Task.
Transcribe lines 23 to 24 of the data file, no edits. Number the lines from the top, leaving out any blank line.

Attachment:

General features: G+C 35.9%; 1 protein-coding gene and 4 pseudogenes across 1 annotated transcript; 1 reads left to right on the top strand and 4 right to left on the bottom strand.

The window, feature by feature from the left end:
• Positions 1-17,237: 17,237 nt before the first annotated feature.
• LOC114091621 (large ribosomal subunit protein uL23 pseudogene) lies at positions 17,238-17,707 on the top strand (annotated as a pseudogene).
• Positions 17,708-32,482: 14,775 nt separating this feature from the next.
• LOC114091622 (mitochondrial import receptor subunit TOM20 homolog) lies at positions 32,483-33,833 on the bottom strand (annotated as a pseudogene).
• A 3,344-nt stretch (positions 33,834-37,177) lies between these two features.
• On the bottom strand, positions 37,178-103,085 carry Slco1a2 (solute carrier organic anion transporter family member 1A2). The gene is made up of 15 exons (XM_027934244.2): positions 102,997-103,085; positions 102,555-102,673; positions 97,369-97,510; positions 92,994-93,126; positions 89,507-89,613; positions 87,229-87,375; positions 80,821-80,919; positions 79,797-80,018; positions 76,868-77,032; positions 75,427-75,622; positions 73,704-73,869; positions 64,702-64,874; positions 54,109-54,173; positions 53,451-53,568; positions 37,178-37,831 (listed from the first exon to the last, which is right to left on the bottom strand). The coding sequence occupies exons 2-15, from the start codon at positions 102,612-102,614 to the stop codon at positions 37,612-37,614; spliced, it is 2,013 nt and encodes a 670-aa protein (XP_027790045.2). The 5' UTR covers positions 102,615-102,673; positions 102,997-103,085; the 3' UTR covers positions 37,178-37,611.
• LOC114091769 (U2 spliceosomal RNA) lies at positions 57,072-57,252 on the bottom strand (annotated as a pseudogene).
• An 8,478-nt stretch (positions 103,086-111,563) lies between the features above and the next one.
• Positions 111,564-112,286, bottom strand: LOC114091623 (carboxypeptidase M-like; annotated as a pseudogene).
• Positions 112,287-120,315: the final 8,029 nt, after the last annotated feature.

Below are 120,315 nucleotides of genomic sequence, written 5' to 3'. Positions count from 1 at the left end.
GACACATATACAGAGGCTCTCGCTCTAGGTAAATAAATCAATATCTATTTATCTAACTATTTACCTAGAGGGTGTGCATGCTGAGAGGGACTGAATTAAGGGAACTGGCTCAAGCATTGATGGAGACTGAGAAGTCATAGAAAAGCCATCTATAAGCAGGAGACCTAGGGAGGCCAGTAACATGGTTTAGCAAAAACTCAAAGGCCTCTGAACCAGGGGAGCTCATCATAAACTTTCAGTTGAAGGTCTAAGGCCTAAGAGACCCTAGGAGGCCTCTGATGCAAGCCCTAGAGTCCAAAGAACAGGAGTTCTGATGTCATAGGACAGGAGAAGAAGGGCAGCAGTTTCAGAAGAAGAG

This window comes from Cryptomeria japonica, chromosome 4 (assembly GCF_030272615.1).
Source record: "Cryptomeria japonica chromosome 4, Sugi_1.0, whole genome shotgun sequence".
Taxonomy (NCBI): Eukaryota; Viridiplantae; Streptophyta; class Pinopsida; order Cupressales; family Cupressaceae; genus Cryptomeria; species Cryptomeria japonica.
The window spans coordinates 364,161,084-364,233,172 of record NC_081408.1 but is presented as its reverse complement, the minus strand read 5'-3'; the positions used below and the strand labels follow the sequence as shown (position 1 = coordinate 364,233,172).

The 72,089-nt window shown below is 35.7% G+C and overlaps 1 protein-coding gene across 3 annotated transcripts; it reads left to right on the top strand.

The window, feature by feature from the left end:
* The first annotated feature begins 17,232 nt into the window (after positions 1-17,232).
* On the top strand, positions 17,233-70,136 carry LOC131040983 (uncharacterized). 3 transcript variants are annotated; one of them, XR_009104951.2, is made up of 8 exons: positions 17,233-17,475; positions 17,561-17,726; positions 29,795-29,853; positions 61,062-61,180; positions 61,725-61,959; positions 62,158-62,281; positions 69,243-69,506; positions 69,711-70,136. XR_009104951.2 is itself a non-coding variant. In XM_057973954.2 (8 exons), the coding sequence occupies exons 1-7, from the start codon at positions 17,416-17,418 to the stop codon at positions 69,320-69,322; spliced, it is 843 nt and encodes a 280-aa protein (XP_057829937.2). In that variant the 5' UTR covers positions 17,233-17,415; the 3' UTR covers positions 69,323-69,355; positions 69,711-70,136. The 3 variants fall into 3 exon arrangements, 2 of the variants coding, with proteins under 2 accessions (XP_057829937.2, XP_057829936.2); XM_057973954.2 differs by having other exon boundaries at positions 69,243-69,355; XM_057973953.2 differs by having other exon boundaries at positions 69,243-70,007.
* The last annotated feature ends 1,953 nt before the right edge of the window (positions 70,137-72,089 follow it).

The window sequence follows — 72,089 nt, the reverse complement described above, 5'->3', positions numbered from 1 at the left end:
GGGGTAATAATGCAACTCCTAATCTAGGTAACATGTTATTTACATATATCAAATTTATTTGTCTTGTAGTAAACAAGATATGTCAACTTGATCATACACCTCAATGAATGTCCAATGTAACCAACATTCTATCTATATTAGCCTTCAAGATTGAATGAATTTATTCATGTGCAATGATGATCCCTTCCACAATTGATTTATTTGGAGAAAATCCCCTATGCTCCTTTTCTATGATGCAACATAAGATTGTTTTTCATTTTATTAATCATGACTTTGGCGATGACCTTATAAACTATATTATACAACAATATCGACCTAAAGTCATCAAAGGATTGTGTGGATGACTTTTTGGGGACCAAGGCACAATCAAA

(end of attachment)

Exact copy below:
* The last annotated feature ends 1,953 nt before the right edge of the window (positions 70,137-72,089 follow it).

The window sequence follows — 72,089 nt, the reverse complement described above, 5'->3', positions numbered from 1 at the left end: